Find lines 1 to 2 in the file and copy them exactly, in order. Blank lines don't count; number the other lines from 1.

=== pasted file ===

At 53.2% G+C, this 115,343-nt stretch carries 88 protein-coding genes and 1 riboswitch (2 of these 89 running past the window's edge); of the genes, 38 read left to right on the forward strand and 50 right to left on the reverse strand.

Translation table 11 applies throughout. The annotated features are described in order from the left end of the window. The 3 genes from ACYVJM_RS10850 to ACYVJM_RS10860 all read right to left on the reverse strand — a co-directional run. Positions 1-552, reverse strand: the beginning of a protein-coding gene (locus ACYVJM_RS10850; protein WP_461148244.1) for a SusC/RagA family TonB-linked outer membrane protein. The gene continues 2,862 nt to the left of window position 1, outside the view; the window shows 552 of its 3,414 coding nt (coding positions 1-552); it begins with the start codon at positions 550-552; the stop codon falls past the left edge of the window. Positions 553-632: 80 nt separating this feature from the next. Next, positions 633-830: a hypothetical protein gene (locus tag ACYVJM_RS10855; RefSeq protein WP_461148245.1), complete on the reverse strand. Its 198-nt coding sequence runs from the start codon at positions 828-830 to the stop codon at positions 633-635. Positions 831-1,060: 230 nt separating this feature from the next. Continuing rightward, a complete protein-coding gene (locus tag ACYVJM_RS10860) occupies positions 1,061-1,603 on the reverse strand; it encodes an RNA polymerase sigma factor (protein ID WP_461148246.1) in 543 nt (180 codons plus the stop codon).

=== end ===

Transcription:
At 53.2% G+C, this 115,343-nt stretch carries 88 protein-coding genes and 1 riboswitch (2 of these 89 running past the window's edge); of the genes, 38 read left to right on the forward strand and 50 right to left on the reverse strand.

Translation table 11 applies throughout. The annotated features are described in order from the left end of the window. The 3 genes from ACYVJM_RS10850 to ACYVJM_RS10860 all read right to left on the reverse strand — a co-directional run. Positions 1-552, reverse strand: the beginning of a protein-coding gene (locus ACYVJM_RS10850; protein WP_461148244.1) for a SusC/RagA family TonB-linked outer membrane protein. The gene continues 2,862 nt to the left of window position 1, outside the view; the window shows 552 of its 3,414 coding nt (coding positions 1-552); it begins with the start codon at positions 550-552; the stop codon falls past the left edge of the window. Positions 553-632: 80 nt separating this feature from the next. Next, positions 633-830: a hypothetical protein gene (locus tag ACYVJM_RS10855; RefSeq protein WP_461148245.1), complete on the reverse strand. Its 198-nt coding sequence runs from the start codon at positions 828-830 to the stop codon at positions 633-635. Positions 831-1,060: 230 nt separating this feature from the next. Continuing rightward, a complete protein-coding gene (locus tag ACYVJM_RS10860) occupies positions 1,061-1,603 on the reverse strand; it encodes an RNA polymerase sigma factor (protein ID WP_461148246.1) in 543 nt (180 codons plus the stop codon).